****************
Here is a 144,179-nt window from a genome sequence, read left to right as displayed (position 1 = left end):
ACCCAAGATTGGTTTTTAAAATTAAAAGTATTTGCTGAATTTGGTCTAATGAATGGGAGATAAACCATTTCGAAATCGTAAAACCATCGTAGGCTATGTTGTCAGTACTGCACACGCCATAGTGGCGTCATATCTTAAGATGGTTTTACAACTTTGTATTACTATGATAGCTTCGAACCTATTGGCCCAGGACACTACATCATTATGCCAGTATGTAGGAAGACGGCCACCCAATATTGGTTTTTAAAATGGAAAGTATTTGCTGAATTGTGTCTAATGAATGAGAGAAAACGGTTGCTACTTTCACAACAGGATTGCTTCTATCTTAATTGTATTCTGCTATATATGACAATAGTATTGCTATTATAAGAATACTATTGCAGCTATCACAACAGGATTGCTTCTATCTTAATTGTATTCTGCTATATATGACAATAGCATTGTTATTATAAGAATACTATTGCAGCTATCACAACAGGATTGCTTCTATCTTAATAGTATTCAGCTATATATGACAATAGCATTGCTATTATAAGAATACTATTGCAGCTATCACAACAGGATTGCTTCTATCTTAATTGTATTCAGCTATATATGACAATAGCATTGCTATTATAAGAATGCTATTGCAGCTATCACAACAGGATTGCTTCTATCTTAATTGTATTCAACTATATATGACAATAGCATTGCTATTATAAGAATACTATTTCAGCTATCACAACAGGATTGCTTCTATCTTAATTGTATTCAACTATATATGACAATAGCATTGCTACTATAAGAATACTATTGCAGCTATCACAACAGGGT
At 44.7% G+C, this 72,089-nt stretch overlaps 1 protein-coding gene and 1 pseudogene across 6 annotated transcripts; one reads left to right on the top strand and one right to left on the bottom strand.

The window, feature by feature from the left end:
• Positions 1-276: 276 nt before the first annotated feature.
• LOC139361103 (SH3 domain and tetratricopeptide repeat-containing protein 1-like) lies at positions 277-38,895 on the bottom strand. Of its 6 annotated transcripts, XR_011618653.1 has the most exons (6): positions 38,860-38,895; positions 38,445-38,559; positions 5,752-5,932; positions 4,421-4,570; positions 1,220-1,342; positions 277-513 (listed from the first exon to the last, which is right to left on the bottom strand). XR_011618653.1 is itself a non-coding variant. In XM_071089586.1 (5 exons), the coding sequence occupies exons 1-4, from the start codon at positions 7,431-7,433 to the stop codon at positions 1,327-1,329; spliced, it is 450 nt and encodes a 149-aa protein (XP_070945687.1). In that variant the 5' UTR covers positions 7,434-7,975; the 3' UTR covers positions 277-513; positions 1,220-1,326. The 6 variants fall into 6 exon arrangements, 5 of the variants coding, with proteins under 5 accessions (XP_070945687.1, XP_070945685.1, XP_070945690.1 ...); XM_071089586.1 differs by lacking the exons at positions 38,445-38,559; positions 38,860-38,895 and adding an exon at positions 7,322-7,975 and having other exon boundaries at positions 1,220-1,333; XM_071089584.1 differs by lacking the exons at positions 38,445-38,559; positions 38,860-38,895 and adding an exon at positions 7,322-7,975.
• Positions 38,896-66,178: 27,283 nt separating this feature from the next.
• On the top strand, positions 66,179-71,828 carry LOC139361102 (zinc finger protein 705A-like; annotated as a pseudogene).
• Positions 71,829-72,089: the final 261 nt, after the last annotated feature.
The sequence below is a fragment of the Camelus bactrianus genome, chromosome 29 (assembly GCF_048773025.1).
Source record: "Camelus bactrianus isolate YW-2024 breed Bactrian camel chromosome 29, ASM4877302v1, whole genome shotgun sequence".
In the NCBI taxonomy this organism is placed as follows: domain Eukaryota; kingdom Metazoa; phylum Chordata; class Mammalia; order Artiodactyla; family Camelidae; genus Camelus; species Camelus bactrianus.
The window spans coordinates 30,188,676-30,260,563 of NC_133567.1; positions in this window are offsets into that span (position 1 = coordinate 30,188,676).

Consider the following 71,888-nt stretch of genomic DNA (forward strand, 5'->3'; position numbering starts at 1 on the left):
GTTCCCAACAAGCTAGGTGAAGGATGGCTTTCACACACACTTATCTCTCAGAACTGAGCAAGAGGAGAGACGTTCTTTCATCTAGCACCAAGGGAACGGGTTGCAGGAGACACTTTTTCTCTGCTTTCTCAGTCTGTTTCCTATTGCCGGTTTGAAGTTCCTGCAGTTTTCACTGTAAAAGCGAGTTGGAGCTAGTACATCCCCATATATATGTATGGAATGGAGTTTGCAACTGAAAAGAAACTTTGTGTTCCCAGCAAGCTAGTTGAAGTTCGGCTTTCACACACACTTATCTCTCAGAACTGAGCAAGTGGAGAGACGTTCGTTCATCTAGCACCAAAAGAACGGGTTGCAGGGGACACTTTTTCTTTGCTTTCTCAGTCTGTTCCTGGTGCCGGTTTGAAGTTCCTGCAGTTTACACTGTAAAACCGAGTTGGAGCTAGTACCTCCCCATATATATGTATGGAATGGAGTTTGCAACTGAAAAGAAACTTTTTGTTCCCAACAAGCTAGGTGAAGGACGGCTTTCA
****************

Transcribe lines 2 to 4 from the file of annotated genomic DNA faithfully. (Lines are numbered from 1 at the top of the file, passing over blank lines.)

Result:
ACCCAAGATTGGTTTTTAAAATTAAAAGTATTTGCTGAATTTGGTCTAATGAATGGGAGATAAACCATTTCGAAATCGTAAAACCATCGTAGGCTATGTTGTCAGTACTGCACACGCCATAGTGGCGTCATATCTTAAGATGGTTTTACAACTTTGTATTACTATGATAGCTTCGAACCTATTGGCCCAGGACACTACATCATTATGCCAGTATGTAGGAAGACGGCCACCCAATATTGGTTTTTAAAATGGAAAGTATTTGCTGAATTGTGTCTAATGAATGAGAGAAAACGGTTGCTACTTTCACAACAGGATTGCTTCTATCTTAATTGTATTCTGCTATATATGACAATAGTATTGCTATTATAAGAATACTATTGCAGCTATCACAACAGGATTGCTTCTATCTTAATTGTATTCTGCTATATATGACAATAGCATTGTTATTATAAGAATACTATTGCAGCTATCACAACAGGATTGCTTCTATCTTAATAGTATTCAGCTATATATGACAATAGCATTGCTATTATAAGAATACTATTGCAGCTATCACAACAGGATTGCTTCTATCTTAATTGTATTCAGCTATATATGACAATAGCATTGCTATTATAAGAATGCTATTGCAGCTATCACAACAGGATTGCTTCTATCTTAATTGTATTCAACTATATATGACAATAGCATTGCTATTATAAGAATACTATTTCAGCTATCACAACAGGATTGCTTCTATCTTAATTGTATTCAACTATATATGACAATAGCATTGCTACTATAAGAATACTATTGCAGCTATCACAACAGGGT
At 44.7% G+C, this 72,089-nt stretch overlaps 1 protein-coding gene and 1 pseudogene across 6 annotated transcripts; one reads left to right on the top strand and one right to left on the bottom strand.

The window, feature by feature from the left end: